Help! I'm an American Dream Dropout

Last month I took one day off. One. "HYPOCRITE". For those who follow me regularly, this is probably what you're thinking. "Spencer, all I see is you extolling the virtues of long-term travel, a work/play balance, and sticking it to the man, and here you are working for all but one day in March?" However, I'm doing it so that I can travel more and have that work/play balance.

Next week begins a series of several upcoming trips that are completely for myself, which includes a vacation to the Pacific Northwest. And what is it that I'll have to show for this trip and my upcoming trips? Nothing! It won't go on my resume, I won't receive a plaque, and I'll be giving money away without receiving any return on my investment. This then begs the question, what is the tangible value of travel? I grew up on a farm. Well it wasn't my actual home, but with parents who often worked late hours, it's where I spent a lot of my time as a kid at my babysitter's home. I learned many valuable lessons here, including why you shouldn't pee on an electric fence.

Something else that was instilled in my head early on both from the farm and from my parents is that if I wanted something to show for in life, then I had to work for it. Not only that, but how much I had to show was proportional to how much I put in. But I wasn't about to be a farmer. It seemed that farmers put in a whole heck of a lot of time to just get a small ranch house, a beat-up old truck, and a stove you had to put so much work into -- and by work I mean chopping up wood when most people had electric and gas stoves.

I'm a dropout. No, not a high school or college dropout, but an American dream dropout. You see I was on a plan that was following this course that most people within my culture followed. You do the school thing for years, followed by finding a secure job to start building up a sense of security and comfort around you. You buy adult stuff: A house, TV, car, furniture, TV dinners, and so on. As you're doing this, you're on the lookout for a mate you can share all of those things with, while the notion of kids lingers on the horizon. Then come about year 55, after the kids have moved out, you can really start to live because you've put in all that time and have such an accumulation of stuff you can enjoy. Retirement is when life then really starts.

Now some of you are squirming in your seat a bit because it sounds like I've called you out. I'm in no way knocking any of this. One of my best friends has been working the same job for 14 years, has been happily married for several years, and has two kids. It's really beautiful to watch and I try to spend as much time around them as I can because of the joy I receive from watching their joy. I tried the 55-year plan, but I just couldn't do it. It's like I was a kid learning to ride a bike, but who just couldn't quite get it. I got a little push, but then shortly after just started going off course. A wrong turn here (Choosing the wrong major and extending my college years while hopping from job to job), a spoke falling off there (My father passing away), and the training wheels collapsing to cause me to fall off (A divorce). In frustration, I raised the bike over my head, threw it in a ditch, and walked off. Yet while quitting is often looked down upon in our society, it was the best decision I ever made.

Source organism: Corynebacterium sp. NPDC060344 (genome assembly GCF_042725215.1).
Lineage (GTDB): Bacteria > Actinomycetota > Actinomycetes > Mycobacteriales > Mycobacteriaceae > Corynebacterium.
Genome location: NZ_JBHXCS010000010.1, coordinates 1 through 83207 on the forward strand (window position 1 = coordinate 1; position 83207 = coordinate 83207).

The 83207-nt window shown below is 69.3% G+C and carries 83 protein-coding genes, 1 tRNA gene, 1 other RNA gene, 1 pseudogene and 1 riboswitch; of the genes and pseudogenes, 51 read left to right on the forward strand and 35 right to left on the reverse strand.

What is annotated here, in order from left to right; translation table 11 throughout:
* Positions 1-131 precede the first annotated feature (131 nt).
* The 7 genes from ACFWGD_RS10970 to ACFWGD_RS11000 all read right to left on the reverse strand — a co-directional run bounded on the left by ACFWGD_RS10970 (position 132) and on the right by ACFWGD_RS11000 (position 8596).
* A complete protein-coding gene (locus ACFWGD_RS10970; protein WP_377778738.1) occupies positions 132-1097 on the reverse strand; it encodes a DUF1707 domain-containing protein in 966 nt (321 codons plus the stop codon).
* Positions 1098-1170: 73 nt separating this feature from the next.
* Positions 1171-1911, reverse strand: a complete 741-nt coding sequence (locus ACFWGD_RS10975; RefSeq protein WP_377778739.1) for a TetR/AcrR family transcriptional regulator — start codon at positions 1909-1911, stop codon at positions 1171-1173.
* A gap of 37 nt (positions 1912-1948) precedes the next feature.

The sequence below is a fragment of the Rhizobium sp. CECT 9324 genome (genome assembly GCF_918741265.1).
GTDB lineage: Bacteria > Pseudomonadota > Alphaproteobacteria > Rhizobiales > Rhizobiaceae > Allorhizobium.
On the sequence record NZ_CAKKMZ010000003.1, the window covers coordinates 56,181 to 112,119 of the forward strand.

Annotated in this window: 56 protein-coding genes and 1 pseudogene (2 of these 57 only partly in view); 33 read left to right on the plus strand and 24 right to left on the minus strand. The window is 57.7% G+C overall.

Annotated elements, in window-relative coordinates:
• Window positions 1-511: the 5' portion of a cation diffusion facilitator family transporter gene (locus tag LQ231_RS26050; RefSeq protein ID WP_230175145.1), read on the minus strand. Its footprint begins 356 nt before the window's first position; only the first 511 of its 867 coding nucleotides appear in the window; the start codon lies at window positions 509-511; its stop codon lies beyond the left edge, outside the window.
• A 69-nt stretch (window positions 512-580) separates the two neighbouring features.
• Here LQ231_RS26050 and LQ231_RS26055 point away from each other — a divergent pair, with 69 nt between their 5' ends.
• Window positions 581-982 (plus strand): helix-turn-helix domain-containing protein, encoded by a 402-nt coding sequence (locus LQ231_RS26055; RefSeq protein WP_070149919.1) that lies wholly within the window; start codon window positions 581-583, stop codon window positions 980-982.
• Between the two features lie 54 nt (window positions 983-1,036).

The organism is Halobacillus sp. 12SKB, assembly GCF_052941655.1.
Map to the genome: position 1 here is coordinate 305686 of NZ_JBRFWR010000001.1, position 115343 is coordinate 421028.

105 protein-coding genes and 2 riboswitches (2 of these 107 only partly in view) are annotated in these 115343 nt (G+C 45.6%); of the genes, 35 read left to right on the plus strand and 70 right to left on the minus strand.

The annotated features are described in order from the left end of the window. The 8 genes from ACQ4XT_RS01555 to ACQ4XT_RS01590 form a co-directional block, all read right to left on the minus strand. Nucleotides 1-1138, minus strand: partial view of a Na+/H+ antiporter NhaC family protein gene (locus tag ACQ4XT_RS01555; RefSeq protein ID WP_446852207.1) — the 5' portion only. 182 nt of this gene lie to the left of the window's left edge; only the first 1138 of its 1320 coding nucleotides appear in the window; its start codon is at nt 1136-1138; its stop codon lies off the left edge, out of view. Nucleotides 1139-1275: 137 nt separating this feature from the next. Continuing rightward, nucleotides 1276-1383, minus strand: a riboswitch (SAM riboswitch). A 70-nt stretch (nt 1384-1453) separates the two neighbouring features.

In a few weeks, I start another season of being a nomad. It will be the second time I've done it, but much shorter this time at just three months, as compared to nine months last time. It'll begin with a month of house sitting, followed by my first cruise, and then several weeks in Europe. Some of it will be for work, but a lot of it just for myself because I want to. In 29 years of life, I can confidently say that the most important decision I ever made was to quit everything to travel for nine months. The person I came back as, wasn't the person I left home as. Travel brings out the absolute best in me, so why wouldn't I do this?

I've turned in my paycheck for experiences, rather than goods. This is really the fundamental difference of my life in the last two years, as compared to the other 27. It's a frame of mind that the New York Times recently made a case for. It asked the question: "If you had $1,000 to splurge, would you buy French doors for the living room or a weekend vacation in France?" The article goes on to state that the answer to this question says a lot about a person. Recent studies have shown that experiential spenders, as compared to material spenders, have an overall greater life satisfaction. Another, more humorous study, found that experiential spenders are liked more. What?! You're telling me that people would rather spend time with risk takers who invest in experiences rather than homes and cars?

I'm not necessarily making a case for being a long-term traveler. I'm not even sure I am one. However, I AM making a case for being a risk taker and living your life experientially. Listen, I don't have anything to tangibly show for traveling for nine months or crossing bucket list items off. I can't make a direct connection to a job offer or financial gain. I can't return those travel experiences to the store or get an upgrade after two years. I can't sell them on Ebay. However, those travel experiences can give me a sense of pride and life satisfaction that nothing else can. That's not something you can put a price tag on!

What would you do with an extra $1,000 lying around?